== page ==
The Japonic languages are a group of languages that includes the Japanese language and the Ryukyuan languages, which are spoken in the main islands of Japan and the Ryukyuan Islands, respectively. The languages are believed to have originated from a common proto-Japonic language. However, there is no universally accepted theory regarding the relationship between these languages and other languages around the world. Progress on the reconstruction of the proto-language suggests that dialects of Japanese and Ryukyuan languages likely split by the 7th century. Japonic languages are spoken by more than 128 million people in Japan and the Ryukyuan Islands.
Classification of Japonic Languages
The Japonic languages consist of two main branches: the Japanese language and the Ryukyuan languages. The Hachinjo language, which is commonly spoken on the Izu Islands, is sometimes considered part of the language family, but its position in the family remains unclear. Japonic languages are believed to be related to other languages in East Asia, such as Korean.
The Japanese language is the official and national language of Japan, and is spoken by over 128 million people. While a member of the Japonic language family, some linguists group Japanese other with language families, such as Austroasiatic, Altaic, and Ainu, although these proposals are not widely accepted. Very little is known about the prehistory of the Japanese language, including when it first appeared in Japan. The oldest known records of the Old Japanese language date back to the 8th century and were written using Classical Chinese characters. Additionally, many aspects of Old Japanese are language borrowed from the Chinese language, which affects the language’s sound system. The modern Japanese language uses numerous Chinese characters, although the two languages have no genetic relationship.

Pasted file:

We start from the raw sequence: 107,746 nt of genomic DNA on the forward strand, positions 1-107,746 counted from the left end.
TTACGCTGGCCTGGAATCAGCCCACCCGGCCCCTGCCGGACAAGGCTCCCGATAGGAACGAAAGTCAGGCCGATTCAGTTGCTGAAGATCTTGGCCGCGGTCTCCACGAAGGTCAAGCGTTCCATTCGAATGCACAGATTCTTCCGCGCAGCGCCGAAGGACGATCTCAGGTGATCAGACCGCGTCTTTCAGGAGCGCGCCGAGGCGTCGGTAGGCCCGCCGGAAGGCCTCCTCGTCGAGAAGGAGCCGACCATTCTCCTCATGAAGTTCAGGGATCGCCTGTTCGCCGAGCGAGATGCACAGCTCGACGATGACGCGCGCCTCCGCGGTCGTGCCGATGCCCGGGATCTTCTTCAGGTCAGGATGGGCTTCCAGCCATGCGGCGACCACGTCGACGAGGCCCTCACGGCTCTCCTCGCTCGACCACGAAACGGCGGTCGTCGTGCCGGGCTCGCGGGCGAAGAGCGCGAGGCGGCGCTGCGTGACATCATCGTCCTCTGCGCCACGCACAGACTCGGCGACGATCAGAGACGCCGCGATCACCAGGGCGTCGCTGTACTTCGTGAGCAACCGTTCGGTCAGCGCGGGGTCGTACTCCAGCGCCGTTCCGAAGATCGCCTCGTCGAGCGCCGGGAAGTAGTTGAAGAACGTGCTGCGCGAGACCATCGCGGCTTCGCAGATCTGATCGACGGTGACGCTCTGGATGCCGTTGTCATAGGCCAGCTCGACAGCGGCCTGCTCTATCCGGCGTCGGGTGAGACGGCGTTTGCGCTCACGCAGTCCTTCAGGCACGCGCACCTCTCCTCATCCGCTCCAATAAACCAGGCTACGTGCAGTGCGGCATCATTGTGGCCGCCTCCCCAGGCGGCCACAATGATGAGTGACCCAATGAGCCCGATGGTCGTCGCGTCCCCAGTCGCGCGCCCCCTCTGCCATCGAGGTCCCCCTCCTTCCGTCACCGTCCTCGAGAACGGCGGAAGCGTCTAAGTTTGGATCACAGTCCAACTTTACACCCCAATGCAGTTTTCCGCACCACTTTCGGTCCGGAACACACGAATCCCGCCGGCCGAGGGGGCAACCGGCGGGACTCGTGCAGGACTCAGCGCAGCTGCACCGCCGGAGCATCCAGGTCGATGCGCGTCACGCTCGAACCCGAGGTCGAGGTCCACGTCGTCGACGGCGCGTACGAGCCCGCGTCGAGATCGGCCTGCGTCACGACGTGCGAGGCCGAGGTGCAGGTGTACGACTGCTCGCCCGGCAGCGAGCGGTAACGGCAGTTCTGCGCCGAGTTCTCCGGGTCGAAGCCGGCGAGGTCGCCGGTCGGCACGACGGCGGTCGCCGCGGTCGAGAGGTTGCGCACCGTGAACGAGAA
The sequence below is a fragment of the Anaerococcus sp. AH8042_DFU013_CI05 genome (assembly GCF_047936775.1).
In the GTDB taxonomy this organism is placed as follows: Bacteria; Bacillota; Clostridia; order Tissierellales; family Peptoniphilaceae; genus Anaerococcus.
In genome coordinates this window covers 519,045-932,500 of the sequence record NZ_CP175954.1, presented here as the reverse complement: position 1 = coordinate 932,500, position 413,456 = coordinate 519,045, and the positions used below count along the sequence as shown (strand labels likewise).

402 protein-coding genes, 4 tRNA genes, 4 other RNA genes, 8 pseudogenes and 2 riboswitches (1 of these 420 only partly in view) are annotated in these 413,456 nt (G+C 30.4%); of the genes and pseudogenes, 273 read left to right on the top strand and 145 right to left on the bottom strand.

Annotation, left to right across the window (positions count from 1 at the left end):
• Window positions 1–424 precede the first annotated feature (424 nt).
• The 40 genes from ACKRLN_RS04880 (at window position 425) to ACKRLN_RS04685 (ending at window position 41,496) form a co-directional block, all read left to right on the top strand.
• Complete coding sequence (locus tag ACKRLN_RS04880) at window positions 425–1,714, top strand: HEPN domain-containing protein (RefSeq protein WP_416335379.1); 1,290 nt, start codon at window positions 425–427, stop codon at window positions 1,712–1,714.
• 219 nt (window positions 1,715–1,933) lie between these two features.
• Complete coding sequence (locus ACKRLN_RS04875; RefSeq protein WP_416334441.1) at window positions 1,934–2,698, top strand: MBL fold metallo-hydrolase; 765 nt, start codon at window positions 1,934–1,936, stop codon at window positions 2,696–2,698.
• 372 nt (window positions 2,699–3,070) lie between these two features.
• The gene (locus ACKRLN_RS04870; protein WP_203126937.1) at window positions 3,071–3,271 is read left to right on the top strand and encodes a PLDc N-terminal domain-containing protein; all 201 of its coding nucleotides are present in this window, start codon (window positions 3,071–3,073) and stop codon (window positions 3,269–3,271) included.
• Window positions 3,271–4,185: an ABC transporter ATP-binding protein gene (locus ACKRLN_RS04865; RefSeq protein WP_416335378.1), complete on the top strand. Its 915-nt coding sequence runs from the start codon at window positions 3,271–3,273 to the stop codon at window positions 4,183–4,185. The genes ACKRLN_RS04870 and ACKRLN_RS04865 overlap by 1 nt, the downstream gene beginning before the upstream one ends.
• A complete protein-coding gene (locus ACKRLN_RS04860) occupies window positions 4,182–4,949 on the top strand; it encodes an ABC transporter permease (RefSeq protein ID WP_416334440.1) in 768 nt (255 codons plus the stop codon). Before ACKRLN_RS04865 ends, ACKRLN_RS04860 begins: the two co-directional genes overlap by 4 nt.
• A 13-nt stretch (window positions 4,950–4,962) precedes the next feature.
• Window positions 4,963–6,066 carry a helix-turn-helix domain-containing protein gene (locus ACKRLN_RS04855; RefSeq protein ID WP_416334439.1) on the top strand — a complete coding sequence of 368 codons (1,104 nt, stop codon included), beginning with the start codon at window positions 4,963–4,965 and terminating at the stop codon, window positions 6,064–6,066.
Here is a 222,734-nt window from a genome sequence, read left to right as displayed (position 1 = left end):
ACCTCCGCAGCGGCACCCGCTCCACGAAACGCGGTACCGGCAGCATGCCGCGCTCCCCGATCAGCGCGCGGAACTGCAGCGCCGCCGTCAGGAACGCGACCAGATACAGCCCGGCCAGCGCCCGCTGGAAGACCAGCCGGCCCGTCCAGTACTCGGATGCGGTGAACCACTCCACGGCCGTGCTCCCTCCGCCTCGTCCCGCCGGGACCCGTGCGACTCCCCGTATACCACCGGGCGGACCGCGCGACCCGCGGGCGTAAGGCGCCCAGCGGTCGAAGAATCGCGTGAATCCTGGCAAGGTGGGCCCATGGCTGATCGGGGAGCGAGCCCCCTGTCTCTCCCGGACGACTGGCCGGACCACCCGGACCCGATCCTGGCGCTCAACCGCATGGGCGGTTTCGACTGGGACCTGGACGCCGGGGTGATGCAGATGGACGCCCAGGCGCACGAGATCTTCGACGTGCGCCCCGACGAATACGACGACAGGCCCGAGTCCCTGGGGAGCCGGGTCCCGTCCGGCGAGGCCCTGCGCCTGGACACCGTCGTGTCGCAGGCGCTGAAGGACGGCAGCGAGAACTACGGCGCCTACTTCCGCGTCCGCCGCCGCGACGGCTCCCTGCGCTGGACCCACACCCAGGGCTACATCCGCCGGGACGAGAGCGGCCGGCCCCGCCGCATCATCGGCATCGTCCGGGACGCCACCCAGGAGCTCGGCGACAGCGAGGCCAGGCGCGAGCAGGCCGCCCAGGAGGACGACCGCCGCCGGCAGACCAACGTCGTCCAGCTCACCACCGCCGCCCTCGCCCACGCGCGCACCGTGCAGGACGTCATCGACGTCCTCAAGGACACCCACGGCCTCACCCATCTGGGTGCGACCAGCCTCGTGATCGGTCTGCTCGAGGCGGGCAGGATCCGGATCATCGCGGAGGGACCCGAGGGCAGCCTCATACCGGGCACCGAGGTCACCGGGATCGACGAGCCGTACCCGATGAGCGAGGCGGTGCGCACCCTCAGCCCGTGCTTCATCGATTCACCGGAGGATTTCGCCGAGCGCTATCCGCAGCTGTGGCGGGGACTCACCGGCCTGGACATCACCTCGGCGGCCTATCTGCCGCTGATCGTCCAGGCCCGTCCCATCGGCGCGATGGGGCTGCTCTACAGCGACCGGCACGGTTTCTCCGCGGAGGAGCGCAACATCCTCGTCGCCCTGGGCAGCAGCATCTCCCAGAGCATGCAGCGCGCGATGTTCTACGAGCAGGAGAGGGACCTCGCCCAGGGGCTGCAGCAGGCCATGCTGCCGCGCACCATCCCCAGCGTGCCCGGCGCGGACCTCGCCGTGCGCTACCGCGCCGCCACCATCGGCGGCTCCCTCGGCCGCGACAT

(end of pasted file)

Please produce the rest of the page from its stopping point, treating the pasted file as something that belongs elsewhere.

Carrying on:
The Ryukyuan languages are indigenous languages spoken in the Ryukyuan Islands. The chain of islands stretches southwest from the island of Kyushu to Okinawa, and forms the southernmost part of the Japanese archipelago. It is unclear how many people speak the Ryukyuan languages, especially since there has been a language shift towards Standard Japanese and other dialects such as Okinawan Japanese. As a result, four Ryukyuan languages have been classified as "definitely endangered" by the United Nations Educational, Scientific and Cultural Organization (UNESCO). Linguists believe that Japanese and the Ryukyuan languages likely split before the 7th century. The Ryukyuan languages are divided into two major groups: Northern Ryukyuan languages and Southern Ryukyuan languages. The Northern Ryukyuan languages are made up of eight language including Kikai, Yoron, Tokunoshima, and Northern Okinawan, and are mainly spoken in the northern part of the chain of islands. The Southern Ryukyuan language consists of three distinct languages, which are Miyako, Yaeyama, and Yonaguni, and are mainly spoken in the southern part of the chain of islands.
Extinct Japonic Languages
In addition to the two main branches of the Japonic languages, the language family also historically included other languages that are now considered extinct. For example, the Peninsular Japonic languages are believed to have been spoken in southern and central parts of the Korean peninsula, as evident by the inclusion of placenames in ancient texts, such as the Samguk sagi.